Reminiscing and longing for the Venetian canals
Gondoliers at the start of the day
Piazza San Marco
St. Mark’s Square, yeh, I suppose it goes without saying really; however, Piazza San Marco truly is captivating. You’re entirely swathed with beautiful architecture striking intricate façades and colonnades and porticos that are mesmerising.
I loved strolling all-around Piazza San Marco; it may get rather busy at certain times of the year; it’s a matter of choosing your timing.
The bustling Piazza San Marco, Venice
I managed to avoid shopping in the luxury boutiques as I was lured away by the enchanting Basilica di San Marco, Doge’s Palace and Campanile.
Taking a stroll along the Riva degli Schiavoni is a must, the stunning view across the lagoon with gondolas bobbing up and down, you honestly feel like you are watching a movie; it is so iconic.
Canals and waterways of Venice
The view from Ponte dell'Accademia
The Grand Canal is a sight to behold, especially at the canal entrance where the Basilica di Santa Maria Della Salute sits. You feel that she is protecting Venice from anyone who wishes to enter.
The view from the Ponte dell'Accademia facing down to the mouth of the Grand Canal is breath-taking. One after the other, the pastel-toned dwellings that line the canal are so picturesque.
One thing I would say is that it isn’t difficult to find peaceful canals to stroll along. Venice has so many meandering waterways that if you just wander a few lanes back or take a different turning from the crowds, you’ll be amazed at how tranquil Venice can be.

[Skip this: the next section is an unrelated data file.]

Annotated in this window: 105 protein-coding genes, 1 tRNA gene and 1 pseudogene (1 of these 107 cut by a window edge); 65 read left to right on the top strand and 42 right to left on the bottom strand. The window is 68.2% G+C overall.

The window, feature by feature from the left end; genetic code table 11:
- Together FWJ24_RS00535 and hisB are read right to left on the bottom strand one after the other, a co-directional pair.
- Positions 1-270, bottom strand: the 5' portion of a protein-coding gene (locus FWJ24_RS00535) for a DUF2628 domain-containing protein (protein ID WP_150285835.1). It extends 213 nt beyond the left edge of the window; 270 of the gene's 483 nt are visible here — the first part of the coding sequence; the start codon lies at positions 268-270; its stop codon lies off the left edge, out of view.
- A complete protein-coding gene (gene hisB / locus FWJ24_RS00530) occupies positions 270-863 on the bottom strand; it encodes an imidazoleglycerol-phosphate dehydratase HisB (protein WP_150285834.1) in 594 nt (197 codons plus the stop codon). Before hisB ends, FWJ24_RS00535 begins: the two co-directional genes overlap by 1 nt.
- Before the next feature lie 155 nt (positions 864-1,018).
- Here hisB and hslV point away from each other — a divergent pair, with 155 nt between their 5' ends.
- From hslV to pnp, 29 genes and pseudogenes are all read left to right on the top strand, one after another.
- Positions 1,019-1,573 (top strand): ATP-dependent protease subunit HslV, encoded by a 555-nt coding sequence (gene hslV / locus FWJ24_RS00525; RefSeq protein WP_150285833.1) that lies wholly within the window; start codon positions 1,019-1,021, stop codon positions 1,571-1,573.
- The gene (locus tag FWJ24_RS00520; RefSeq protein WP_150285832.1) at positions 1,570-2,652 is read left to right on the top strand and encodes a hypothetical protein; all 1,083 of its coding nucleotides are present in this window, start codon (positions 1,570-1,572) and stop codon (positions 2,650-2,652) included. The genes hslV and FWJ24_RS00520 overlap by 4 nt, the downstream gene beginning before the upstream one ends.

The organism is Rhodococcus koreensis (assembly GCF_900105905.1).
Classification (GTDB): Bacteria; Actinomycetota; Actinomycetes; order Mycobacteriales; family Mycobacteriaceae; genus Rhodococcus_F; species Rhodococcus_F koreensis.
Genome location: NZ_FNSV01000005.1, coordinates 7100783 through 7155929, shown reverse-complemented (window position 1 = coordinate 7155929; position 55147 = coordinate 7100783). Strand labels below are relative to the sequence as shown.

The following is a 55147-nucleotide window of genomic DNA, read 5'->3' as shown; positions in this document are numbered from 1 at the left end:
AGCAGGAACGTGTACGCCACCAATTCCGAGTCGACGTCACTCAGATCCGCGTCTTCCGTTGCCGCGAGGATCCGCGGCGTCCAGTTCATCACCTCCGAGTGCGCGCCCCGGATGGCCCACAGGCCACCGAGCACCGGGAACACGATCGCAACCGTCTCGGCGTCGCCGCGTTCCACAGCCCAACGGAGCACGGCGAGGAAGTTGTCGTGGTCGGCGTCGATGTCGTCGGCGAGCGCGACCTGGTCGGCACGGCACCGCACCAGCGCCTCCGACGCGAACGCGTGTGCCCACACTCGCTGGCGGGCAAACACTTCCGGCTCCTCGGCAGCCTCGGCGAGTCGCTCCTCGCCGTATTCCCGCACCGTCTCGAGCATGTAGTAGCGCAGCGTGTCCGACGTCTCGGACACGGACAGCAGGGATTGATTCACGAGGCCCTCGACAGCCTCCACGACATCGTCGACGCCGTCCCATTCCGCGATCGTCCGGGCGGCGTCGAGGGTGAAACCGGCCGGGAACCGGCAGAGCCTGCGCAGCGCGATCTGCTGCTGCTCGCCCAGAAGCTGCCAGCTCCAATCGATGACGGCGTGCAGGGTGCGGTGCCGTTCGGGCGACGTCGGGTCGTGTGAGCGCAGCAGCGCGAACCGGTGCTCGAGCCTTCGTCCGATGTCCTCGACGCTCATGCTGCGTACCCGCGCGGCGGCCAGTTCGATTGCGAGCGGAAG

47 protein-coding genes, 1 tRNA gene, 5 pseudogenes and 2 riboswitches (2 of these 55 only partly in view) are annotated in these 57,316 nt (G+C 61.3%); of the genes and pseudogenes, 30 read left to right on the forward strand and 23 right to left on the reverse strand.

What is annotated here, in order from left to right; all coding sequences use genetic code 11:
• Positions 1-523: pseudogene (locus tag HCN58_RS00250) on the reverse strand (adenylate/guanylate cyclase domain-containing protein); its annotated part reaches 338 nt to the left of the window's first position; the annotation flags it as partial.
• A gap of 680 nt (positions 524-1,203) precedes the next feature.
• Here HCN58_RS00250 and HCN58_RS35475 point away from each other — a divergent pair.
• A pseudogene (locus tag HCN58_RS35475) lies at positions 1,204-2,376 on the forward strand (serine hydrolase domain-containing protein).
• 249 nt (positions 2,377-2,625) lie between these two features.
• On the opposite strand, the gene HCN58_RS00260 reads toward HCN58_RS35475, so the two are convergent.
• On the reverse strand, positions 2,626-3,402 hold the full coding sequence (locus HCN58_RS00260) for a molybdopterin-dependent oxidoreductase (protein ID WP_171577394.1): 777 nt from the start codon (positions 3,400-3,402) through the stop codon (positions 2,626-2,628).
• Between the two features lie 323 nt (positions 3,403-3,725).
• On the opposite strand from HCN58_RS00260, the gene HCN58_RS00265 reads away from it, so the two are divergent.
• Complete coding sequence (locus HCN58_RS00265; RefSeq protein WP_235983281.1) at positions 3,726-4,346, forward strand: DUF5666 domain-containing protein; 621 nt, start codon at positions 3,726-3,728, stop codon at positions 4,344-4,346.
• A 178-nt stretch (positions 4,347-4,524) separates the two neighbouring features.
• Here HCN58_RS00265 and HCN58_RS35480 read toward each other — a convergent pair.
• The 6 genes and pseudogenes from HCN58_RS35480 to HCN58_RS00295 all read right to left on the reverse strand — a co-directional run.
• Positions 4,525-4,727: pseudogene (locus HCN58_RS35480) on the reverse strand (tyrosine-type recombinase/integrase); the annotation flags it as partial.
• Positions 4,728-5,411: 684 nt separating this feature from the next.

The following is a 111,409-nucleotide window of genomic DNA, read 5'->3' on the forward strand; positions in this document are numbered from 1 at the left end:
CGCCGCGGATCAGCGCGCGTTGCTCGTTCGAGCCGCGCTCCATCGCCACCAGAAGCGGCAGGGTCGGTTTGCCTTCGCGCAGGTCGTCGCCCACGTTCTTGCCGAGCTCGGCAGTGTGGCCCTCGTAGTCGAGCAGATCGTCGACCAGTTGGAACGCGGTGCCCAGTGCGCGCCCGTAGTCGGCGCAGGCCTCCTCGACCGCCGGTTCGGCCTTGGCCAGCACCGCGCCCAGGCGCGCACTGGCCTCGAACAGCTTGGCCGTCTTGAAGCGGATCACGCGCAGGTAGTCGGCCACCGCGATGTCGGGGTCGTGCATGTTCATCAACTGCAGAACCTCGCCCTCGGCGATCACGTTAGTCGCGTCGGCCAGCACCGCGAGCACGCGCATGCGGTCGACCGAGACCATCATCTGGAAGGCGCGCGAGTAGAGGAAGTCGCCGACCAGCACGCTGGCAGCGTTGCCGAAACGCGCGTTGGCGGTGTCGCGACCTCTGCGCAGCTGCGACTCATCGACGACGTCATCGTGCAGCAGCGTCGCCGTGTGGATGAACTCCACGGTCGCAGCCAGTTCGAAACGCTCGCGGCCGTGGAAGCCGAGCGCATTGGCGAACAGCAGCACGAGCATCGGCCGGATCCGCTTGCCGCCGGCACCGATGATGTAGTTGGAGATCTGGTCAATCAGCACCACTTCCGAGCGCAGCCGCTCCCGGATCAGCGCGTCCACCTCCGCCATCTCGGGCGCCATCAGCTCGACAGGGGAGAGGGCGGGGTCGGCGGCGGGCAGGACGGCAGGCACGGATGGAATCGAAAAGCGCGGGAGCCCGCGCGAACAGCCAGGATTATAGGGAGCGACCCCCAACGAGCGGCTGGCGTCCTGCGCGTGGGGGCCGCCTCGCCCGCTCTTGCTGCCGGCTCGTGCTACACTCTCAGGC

Moored gondolas at dusk, Venice
Visiting Murano and Burano
One of my highlights from our weekend trip to Venice was visiting the islands of Murano and Burano. They were beautiful and so quaint and picturesque.
I would mention that as you need to catch a Vaporetto to the islands, head there early; the waterbuses get full very quickly.
The island of Murano is the closet of the two to Venezia and is famed for its delicate and colourful glass; it has been Venetian glassmakers' home since the 13th-century.
Yes, you guessed it, a pair of glass drop earrings were coming home with me; it would have been rude not to.
There are a few individual islands that makeup Murano and all linked by attractive bridges and snaking canals. The multicoloured shops, restaurants and homes that line the canals are incredibly pretty. Vivid wooden shutters are thrown open to the waterways below, and charming little boats are waiting to give you a ride.
After Murano, we were onto Burano, a smaller island; however, it certainly wasn’t lacking in charisma and allure.